David’s family ‘holiday home’ just off the beach.
We headed inland, climbing steeply, and with a pause for a prayer to the spirits, we scrambled down a bank to enter the first cave. There were 4 or 5 skeletons, two laid out on rocks along with a belt buckle and a bracelet. In Niue we had seen a small cave with obviously human bones in it, but it didn’t feel sacred like this cave did. I know, of course, that this is a bit of a money earner for David, but it did feel like a privilege to be granted access to these remains of his forefathers on David’s land. I guess it was partly the awareness of how important ancestors were in the religions of the islands prior to missionaries.
I had expected to have to scramble down into caves but hadn’t expected to have to go mountaineering to get to one so the second cave took me by surprise. It was half way up a cliff face.
Looking up, the cave entrance is covered by the tree roots on the right of the first picture. Then, taken at the mouth of the cave you can see in the first pic, here’s the entrance to the cave behind the roots. The entrance is about 5 ft high.
It was worth the scramble. An eerie collection of skulls, with a heap of bones, awaited us. Strange to look at a heap and pick out femur and hip, rib and knuckle and realise it isn’t a science lab fake that’s fallen apart, but real people. David said that they were two chiefs and his wives.
David came back with us to the boat for a while, to chat and get to know each other. We gave him a saw to help with his building work and he asked for plastic storage containers for the yacht club kitchen. Phil sorted out some burgees for him to hang up, explaining all yacht club’s did it… he didn’t seem convinced, why would anyone hang tattered flags up? Before taking him back we asked if it would be ok for us to go next day to the freshwater pool up the river that we’d heard about. He explained that he’d be busy - there was a village meeting. The mission had ruffled a few feathers, primarily with the Seventh Day Adventists we understood, but we were welcome to take ourselves. He asked us to come for a ‘pot luck’ supper in the evening, asking us to bring meat (he raved about the lamb Caminante had brought but we were only able to provide beef!) we were glad to accept but explained we’d not be able to stay long as we were planning an leaving for an overnight passage to Port Vila afterwards.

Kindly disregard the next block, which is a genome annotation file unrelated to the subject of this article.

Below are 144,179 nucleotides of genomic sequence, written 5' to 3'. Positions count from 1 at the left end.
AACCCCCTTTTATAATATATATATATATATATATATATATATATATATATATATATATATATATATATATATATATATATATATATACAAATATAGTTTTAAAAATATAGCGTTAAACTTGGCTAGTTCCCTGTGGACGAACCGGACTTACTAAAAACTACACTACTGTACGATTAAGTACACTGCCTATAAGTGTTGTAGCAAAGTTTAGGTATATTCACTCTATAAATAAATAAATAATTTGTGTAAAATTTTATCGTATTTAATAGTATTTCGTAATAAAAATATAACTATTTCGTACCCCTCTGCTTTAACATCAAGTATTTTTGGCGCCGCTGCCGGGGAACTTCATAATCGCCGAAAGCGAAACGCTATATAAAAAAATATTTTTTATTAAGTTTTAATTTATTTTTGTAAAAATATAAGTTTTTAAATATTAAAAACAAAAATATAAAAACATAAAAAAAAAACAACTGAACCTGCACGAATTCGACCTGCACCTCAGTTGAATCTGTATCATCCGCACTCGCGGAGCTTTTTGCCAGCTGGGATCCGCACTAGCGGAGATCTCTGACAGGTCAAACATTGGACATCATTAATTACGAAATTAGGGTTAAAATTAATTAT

Next day we saw a trading yacht, come from Port Vila, had joined us in the bay. All hands were busy transferring sacks of food from the fishing boats that went out to ferry goods from it to the village stores.
Trading by sail.
Looking over the bar at the human chain unloading the supplies.
The walk to the swimming pool took us past the school and through the gardens and was delightful. At one point the river widens and shallows so women were washing clothes on the boulders and youngsters were fording the river to get to school, jumping like mountain goats from rock to rock, knowing the route like the back of their hands. The pool is formed where the river sweeps around a bend, under a cliff, cutting out it’s path as it goes. Conveniently there’s a big smooth rock in the middle from which you can dive into the deep water. If you swim upstream there’s a narrow chicane where the water races, it’s good to brace yourself against the flow, feeling the water flood over you, then to let go and let the current sweep you back down to the deep pool. On the far bank a breakaway stream takes a short cut across the bend, trickling over a litter of black volcanic rocks which were hot from the sun. This heated water then spills into the pool creating a lovely warm patch to indulge in after cooling off in the deep refreshing pool. It was perfect. We had brought soap and shampoo and such, all the village adults were at the meeting and the children were in school so we were undisturbed as we had a luxurious bath in as much fresh running water as we could ever hope for. When you spend as much time salty as we do you’ll appreciate how good it felt!
The meal that evening was delightful: great company, it was good to have a chance to sit and chat with such a pleasant family, to hear about their hopes and aspirations, to tell each other about our different ways of life. David’s wife prepared lovely local vegetables and salad and our contribution of a local marrow stuffed with mince and topped with melted cheese was greatly appreciated. It was a lovely way to say goodbye to Erromango.